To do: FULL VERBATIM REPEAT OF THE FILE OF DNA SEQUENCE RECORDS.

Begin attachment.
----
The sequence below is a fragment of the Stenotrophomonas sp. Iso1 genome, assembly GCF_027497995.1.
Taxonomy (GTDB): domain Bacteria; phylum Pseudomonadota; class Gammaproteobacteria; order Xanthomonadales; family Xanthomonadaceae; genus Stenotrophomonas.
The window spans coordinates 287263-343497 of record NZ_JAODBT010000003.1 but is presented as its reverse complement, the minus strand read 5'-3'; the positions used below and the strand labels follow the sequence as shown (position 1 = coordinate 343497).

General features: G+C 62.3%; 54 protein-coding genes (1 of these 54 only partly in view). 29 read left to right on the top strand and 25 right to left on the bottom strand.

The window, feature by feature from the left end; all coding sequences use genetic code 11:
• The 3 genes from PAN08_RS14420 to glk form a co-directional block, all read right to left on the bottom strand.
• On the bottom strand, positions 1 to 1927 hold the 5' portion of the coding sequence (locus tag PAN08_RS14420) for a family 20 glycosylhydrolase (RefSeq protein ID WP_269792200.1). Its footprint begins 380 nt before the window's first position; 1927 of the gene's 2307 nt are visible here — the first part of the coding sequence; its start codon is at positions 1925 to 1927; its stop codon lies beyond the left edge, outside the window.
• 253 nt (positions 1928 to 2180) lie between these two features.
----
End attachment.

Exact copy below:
The sequence below is a fragment of the Stenotrophomonas sp. Iso1 genome, assembly GCF_027497995.1.
Taxonomy (GTDB): domain Bacteria; phylum Pseudomonadota; class Gammaproteobacteria; order Xanthomonadales; family Xanthomonadaceae; genus Stenotrophomonas.
The window spans coordinates 287263-343497 of record NZ_JAODBT010000003.1 but is presented as its reverse complement, the minus strand read 5'-3'; the positions used below and the strand labels follow the sequence as shown (position 1 = coordinate 343497).

General features: G+C 62.3%; 54 protein-coding genes (1 of these 54 only partly in view). 29 read left to right on the top strand and 25 right to left on the bottom strand.

The window, feature by feature from the left end; all coding sequences use genetic code 11:
• The 3 genes from PAN08_RS14420 to glk form a co-directional block, all read right to left on the bottom strand.
• On the bottom strand, positions 1 to 1927 hold the 5' portion of the coding sequence (locus tag PAN08_RS14420) for a family 20 glycosylhydrolase (RefSeq protein ID WP_269792200.1). Its footprint begins 380 nt before the window's first position; 1927 of the gene's 2307 nt are visible here — the first part of the coding sequence; its start codon is at positions 1925 to 1927; its stop codon lies beyond the left edge, outside the window.
• 253 nt (positions 1928 to 2180) lie between these two features.